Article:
Malta decision on FATF grey-listing fate expected for 23 June
Malta yesterday endured a review of its anti-money laundering rules and protocols by the Financial Action Task Force (FATF), after tough weeks of questioning by international assessors.
The FATF’s International Co-operation Review Group (ICRG) analysed Malta’s anti-money laundering rules after its recent Moneyval assessment. Based upon its report, the FATF will decide whether Malta should be grey-listed.
While government authorities have been “cautiously optimistic” the country will avoid being grey-listed, one of the stumbling blocks for Malta also concerned an institutional deadlock imposed by the country that prevented the EU from ratifying the Council of Europe’s treaty on sports manipulation, the so-called Macolin Convention.
If Malta evades grey-listing, the FATF could recommend enhanced follow-up, involving a more intensive process of follow-up for countries with significant deficiencies.
A formal position could be announced on 23 June during the plenary meeting of the FATF.
In deciding whether to place a country in enhanced follow-up, the FATF plenary will consider both the level of technical compliance and of effectiveness reached by the country.
Malta has achieved full compliance with 12 of 40 FATF Recommendations constituting the international AML/CFT (Anti-Money Laundering and Countering the Financing of Terrorism) standard. But minor deficiencies remain in the implementation of another 28 recommendations, where Malta was found to be “largely compliant”. Malta no longer has “non-compliant” or “partially compliant” ratings, the Council of Europe said.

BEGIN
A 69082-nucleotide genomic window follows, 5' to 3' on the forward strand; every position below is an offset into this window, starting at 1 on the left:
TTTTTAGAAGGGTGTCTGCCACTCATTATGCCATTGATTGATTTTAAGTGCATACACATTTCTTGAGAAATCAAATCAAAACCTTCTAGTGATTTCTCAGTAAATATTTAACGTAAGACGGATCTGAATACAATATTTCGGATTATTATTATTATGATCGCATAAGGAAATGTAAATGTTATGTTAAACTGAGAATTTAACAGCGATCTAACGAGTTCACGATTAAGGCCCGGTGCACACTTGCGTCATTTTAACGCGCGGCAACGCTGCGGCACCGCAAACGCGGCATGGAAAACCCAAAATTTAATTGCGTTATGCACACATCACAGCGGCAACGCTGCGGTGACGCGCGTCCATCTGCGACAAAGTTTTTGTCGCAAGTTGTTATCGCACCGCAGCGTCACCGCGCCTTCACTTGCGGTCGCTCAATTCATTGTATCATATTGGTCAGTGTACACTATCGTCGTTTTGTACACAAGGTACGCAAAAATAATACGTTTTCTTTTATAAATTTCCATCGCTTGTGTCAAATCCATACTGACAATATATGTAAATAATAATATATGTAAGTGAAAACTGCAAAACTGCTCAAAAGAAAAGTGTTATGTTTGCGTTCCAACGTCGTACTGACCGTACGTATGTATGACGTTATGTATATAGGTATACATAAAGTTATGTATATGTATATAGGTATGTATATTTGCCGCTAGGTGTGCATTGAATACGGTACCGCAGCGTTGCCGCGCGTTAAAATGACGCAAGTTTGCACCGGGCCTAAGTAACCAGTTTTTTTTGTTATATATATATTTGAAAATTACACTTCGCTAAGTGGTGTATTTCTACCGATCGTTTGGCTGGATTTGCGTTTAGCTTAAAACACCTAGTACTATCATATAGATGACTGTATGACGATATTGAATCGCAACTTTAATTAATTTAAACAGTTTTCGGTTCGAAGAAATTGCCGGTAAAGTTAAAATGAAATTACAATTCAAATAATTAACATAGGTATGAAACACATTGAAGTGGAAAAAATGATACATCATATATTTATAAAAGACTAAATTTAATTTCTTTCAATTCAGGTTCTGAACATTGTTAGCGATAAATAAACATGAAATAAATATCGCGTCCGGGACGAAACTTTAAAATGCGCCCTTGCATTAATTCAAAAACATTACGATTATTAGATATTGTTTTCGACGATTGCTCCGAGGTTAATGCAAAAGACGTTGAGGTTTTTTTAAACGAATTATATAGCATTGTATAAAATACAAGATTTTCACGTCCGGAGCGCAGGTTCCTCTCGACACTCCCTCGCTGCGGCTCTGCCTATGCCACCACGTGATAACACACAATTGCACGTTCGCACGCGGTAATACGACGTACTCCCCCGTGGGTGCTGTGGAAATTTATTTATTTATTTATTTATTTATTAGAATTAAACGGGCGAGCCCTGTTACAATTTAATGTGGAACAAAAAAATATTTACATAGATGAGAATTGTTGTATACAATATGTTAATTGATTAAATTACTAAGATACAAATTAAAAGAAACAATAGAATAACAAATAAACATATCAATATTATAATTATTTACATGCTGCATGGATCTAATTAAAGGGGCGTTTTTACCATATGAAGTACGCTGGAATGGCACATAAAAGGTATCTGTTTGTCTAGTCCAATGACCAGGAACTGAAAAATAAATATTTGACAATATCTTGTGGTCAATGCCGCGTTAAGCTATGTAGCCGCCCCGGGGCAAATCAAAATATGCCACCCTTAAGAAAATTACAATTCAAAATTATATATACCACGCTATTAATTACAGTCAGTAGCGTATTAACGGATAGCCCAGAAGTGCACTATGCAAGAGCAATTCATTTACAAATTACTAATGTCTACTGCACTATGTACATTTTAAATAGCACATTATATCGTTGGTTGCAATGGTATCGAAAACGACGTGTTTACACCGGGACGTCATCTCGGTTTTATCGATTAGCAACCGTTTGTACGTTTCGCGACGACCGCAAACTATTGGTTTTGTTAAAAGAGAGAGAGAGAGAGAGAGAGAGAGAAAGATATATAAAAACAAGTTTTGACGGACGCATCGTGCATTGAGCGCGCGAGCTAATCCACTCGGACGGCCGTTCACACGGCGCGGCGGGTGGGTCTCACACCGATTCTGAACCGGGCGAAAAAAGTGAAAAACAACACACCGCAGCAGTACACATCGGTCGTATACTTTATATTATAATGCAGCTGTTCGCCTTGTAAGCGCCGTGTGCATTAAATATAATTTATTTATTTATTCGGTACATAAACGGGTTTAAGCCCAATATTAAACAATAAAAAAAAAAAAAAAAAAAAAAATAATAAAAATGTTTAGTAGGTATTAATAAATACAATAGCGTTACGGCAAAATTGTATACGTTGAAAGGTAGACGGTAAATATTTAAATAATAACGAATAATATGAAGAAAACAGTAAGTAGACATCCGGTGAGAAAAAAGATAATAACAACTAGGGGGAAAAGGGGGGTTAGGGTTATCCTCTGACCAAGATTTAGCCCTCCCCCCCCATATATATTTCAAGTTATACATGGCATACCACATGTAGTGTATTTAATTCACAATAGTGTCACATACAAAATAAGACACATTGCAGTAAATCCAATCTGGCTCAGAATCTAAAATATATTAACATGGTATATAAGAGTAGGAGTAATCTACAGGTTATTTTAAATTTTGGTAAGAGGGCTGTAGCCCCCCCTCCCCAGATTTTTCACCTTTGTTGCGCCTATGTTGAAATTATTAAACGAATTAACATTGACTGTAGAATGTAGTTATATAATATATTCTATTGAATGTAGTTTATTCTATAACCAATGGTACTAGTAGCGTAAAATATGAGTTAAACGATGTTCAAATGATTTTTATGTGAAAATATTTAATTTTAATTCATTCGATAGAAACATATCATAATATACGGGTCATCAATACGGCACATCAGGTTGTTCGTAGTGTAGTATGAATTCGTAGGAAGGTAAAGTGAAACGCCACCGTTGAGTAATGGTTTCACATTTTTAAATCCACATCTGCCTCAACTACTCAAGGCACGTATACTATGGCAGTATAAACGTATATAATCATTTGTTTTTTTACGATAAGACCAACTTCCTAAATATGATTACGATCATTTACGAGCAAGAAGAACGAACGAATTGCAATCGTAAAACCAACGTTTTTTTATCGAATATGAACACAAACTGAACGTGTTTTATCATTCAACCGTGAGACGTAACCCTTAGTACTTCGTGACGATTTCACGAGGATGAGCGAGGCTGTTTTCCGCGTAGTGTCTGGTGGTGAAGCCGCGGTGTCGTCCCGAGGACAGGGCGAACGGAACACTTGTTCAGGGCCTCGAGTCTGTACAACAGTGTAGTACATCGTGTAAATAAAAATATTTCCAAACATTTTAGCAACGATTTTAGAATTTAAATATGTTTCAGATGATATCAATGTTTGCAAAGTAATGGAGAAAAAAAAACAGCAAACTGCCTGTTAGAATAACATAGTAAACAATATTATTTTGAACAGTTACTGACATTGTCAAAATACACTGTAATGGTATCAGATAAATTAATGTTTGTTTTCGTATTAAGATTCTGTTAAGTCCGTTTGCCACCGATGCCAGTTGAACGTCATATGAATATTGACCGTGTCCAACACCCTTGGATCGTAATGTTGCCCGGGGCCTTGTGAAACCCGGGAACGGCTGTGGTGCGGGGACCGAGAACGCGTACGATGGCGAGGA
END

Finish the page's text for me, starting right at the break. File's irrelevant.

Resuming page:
Assessors from the FATF were in Malta in the last weeks to hold a series of meetings with law enforcement and regulatory entities involved in the island’s fight against financial crime. The police, the Financial Intelligence Analysis Unit (FIAU) and the Malta Financial Services Authority (MFSA) were among those interviewed by assessors.
The Council of Europe’s anti-money laundering expert committee, known as Moneyval, voted during a confidential plenary in Strasbourg in April to approve a final report on Malta. Two years ago, Malta failed the test of anti-money laundering rules and was in danger of being flagged as a risky jurisdiction.
But it is the FATF, which is also swayed by US influence, that has the final word on the whether Malta is placed on the grey list, which would be a signal to the global financial and banking system about heightened risks from transactions with Malta.
If grey-listed, Malta would be the first EU member state to be placed on the list.